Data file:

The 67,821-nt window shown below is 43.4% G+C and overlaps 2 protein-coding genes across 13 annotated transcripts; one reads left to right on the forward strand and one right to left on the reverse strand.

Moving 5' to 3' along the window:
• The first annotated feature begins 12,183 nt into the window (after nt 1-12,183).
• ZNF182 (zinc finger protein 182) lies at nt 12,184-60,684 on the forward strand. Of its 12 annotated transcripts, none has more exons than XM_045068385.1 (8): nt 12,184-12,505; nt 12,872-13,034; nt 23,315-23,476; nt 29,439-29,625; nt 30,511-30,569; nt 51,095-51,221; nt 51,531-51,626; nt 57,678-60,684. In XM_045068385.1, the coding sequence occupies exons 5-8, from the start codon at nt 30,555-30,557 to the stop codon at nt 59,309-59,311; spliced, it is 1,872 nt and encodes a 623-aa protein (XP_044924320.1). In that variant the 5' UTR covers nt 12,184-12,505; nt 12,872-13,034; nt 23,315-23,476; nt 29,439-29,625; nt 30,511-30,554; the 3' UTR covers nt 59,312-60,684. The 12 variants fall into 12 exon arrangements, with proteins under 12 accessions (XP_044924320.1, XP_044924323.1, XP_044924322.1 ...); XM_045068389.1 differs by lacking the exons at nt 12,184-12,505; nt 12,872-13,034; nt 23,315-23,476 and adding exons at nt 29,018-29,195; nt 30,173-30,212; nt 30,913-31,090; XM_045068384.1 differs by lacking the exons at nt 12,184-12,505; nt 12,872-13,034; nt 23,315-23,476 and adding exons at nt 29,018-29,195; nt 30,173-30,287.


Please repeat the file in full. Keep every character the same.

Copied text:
The 67,821-nt window shown below is 43.4% G+C and overlaps 2 protein-coding genes across 13 annotated transcripts; one reads left to right on the forward strand and one right to left on the reverse strand.

Moving 5' to 3' along the window:
• The first annotated feature begins 12,183 nt into the window (after nt 1-12,183).
• ZNF182 (zinc finger protein 182) lies at nt 12,184-60,684 on the forward strand. Of its 12 annotated transcripts, none has more exons than XM_045068385.1 (8): nt 12,184-12,505; nt 12,872-13,034; nt 23,315-23,476; nt 29,439-29,625; nt 30,511-30,569; nt 51,095-51,221; nt 51,531-51,626; nt 57,678-60,684. In XM_045068385.1, the coding sequence occupies exons 5-8, from the start codon at nt 30,555-30,557 to the stop codon at nt 59,309-59,311; spliced, it is 1,872 nt and encodes a 623-aa protein (XP_044924320.1). In that variant the 5' UTR covers nt 12,184-12,505; nt 12,872-13,034; nt 23,315-23,476; nt 29,439-29,625; nt 30,511-30,554; the 3' UTR covers nt 59,312-60,684. The 12 variants fall into 12 exon arrangements, with proteins under 12 accessions (XP_044924320.1, XP_044924323.1, XP_044924322.1 ...); XM_045068389.1 differs by lacking the exons at nt 12,184-12,505; nt 12,872-13,034; nt 23,315-23,476 and adding exons at nt 29,018-29,195; nt 30,173-30,212; nt 30,913-31,090; XM_045068384.1 differs by lacking the exons at nt 12,184-12,505; nt 12,872-13,034; nt 23,315-23,476 and adding exons at nt 29,018-29,195; nt 30,173-30,287.